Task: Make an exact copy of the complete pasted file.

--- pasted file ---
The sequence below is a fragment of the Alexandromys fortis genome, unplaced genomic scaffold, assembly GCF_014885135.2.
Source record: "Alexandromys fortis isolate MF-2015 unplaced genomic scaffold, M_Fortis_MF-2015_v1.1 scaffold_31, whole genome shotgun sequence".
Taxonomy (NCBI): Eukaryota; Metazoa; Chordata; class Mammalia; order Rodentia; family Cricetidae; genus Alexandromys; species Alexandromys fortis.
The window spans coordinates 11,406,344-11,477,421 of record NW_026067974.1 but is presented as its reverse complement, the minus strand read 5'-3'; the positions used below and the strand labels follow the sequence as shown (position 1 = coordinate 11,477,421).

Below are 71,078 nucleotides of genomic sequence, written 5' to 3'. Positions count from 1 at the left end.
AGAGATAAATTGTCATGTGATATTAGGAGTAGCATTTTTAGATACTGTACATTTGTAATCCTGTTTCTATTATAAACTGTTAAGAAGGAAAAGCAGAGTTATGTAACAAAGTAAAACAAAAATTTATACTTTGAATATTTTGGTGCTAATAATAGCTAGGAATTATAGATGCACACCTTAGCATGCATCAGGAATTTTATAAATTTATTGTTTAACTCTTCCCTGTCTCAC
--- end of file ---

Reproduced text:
The sequence below is a fragment of the Alexandromys fortis genome, unplaced genomic scaffold, assembly GCF_014885135.2.
Source record: "Alexandromys fortis isolate MF-2015 unplaced genomic scaffold, M_Fortis_MF-2015_v1.1 scaffold_31, whole genome shotgun sequence".
Taxonomy (NCBI): Eukaryota; Metazoa; Chordata; class Mammalia; order Rodentia; family Cricetidae; genus Alexandromys; species Alexandromys fortis.
The window spans coordinates 11,406,344-11,477,421 of record NW_026067974.1 but is presented as its reverse complement, the minus strand read 5'-3'; the positions used below and the strand labels follow the sequence as shown (position 1 = coordinate 11,477,421).

Below are 71,078 nucleotides of genomic sequence, written 5' to 3'. Positions count from 1 at the left end.
AGAGATAAATTGTCATGTGATATTAGGAGTAGCATTTTTAGATACTGTACATTTGTAATCCTGTTTCTATTATAAACTGTTAAGAAGGAAAAGCAGAGTTATGTAACAAAGTAAAACAAAAATTTATACTTTGAATATTTTGGTGCTAATAATAGCTAGGAATTATAGATGCACACCTTAGCATGCATCAGGAATTTTATAAATTTATTGTTTAACTCTTCCCTGTCTCAC